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    Would appreciate some thoughts on my query. A participant in our Project has no known father for a birth in the mid to late 1800s. His Y-DNA results indicate a match of 37/36 with another surname, the +1 step being on a fast moving marker in the third panel.

    I've read that this may be due to a match before surnames came into being and to ignore but should I? How do people research their ancestry if they are adopted (familyfinder test)!! Could it be that he is actually descended from someone with this surname!!

    Any help gratefully received.


  • #2
    Does the participant have any matches with his surname? Does he have other close matches with any surname?


    • #3
      The participant doesn't match any others with the same surname which I expected being unable to find the father of a child (illegitimate!!) in the 1860's. This is the first match in the FTDNA database and is for a different surname.

      Thanks for responding.


      • #4
        1) You could ask both to upgrade to 67 or 111 to see if the match holds. There is supposed to be a Fathers' Day sale on Y upgrades. There may be a single a-la-carte Y STR to test that would make-or-break ... but I don't know which.

        2) Is there any match-up on geographies, ethnicities, and timelines between the two?

        I agree that it would be wrong to jump to a conclusion based on the very limited data presently available.
        Last edited by tomcat; 3 June 2013, 08:37 AM.


        • #5
          Take heart re: matching a different surname

          My y-dna did not match with my surname (y-dna Burk/ genealogical surname Townsend). I increased my y-dna testing to 111. The match was clear and the genetic distance showed that about 6 generations ago I and a distant Burk cousin had a 50% chance of a common ancestor. It also definitively showed that I am not genetically related to the Townsends that my genealogy says were my first ancestors in America (the Oyster Bay Townsends).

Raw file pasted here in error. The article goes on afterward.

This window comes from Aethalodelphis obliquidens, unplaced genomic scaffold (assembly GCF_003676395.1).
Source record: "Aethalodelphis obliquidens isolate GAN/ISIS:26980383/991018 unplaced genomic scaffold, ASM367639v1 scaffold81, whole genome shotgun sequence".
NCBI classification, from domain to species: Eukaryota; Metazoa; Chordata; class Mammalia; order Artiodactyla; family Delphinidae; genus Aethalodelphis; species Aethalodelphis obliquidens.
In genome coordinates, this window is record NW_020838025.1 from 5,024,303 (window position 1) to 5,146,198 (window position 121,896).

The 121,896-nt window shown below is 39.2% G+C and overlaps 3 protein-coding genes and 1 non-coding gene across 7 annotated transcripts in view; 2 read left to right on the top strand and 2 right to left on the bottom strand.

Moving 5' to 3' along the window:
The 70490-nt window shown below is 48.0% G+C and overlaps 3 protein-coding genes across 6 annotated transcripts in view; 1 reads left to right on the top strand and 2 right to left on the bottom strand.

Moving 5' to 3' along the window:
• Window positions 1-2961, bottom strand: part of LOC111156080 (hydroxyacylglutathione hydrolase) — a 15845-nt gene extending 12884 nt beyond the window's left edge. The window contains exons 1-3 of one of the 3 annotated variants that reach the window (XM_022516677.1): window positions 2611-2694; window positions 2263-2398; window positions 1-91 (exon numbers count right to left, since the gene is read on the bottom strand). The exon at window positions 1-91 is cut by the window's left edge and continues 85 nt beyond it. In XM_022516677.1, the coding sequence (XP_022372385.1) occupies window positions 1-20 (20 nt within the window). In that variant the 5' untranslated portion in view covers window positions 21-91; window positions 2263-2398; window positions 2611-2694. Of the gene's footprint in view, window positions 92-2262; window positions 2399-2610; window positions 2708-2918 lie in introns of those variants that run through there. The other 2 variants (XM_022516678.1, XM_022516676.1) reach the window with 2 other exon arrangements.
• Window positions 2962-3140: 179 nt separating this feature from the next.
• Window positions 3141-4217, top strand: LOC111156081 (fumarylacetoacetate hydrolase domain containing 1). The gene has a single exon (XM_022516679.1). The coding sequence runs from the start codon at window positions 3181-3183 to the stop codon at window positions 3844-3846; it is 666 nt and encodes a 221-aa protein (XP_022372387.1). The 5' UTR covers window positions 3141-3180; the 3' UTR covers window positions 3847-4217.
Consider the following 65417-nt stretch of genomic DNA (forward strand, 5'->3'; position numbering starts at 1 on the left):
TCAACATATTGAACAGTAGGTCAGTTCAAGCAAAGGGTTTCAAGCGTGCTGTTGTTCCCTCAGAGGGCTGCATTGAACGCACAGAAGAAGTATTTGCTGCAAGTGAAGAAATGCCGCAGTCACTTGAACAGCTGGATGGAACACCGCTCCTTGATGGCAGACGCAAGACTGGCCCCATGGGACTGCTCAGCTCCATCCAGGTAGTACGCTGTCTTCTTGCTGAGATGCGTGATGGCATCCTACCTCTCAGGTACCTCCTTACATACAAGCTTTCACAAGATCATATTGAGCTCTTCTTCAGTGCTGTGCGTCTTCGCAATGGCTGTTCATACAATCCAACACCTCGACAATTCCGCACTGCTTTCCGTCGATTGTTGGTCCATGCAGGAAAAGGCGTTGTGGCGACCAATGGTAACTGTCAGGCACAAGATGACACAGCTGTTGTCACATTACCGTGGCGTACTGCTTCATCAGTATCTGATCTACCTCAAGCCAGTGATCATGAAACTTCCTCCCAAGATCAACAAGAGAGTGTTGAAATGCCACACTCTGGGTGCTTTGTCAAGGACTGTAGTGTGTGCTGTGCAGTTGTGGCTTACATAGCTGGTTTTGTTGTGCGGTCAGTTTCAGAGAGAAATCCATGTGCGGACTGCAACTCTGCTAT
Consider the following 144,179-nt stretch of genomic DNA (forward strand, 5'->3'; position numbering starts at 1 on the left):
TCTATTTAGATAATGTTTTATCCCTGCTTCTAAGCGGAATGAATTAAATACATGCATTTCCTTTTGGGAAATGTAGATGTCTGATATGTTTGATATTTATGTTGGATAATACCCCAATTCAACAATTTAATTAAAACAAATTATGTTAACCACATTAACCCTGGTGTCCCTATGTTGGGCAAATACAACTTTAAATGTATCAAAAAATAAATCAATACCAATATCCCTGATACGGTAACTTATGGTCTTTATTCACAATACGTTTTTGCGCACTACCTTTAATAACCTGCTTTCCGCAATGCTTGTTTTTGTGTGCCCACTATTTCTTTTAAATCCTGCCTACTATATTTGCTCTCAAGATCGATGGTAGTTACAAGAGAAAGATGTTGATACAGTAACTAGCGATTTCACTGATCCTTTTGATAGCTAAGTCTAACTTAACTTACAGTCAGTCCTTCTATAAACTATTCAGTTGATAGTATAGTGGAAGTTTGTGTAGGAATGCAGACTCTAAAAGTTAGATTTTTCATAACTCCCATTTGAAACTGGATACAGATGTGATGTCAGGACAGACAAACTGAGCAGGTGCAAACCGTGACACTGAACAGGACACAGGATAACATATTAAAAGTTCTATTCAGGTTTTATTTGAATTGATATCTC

Upon researching with my Burk cousin I found that our families intersected about 6 generations ago and that I had an ancestor back then with the other surname as his middle name (Solomon Burk Townsend).

          This happened in the midst of a good deal of infidelity on Solomon Burk Townsend's genealogical father's part and I suspect that his biological mother may have taken comfort with a neighbor. Of course, an alternative is that they may have adopted an orphan from the neighboring family. (The two families were quite close for 3 generations.) But with the unsettled nature of their marriage, I think this a lesser possibility.

          In any event, neither of these possible genetic links can be definitively proven or disproven. However, with my 111 y-dna I was able to prove a connection to my genetic surname (Burk) back to Burk men whose ancestors never left Ireland.

          So, take heart. There may be an interesting story to be discovered from his genetics not matching his surname.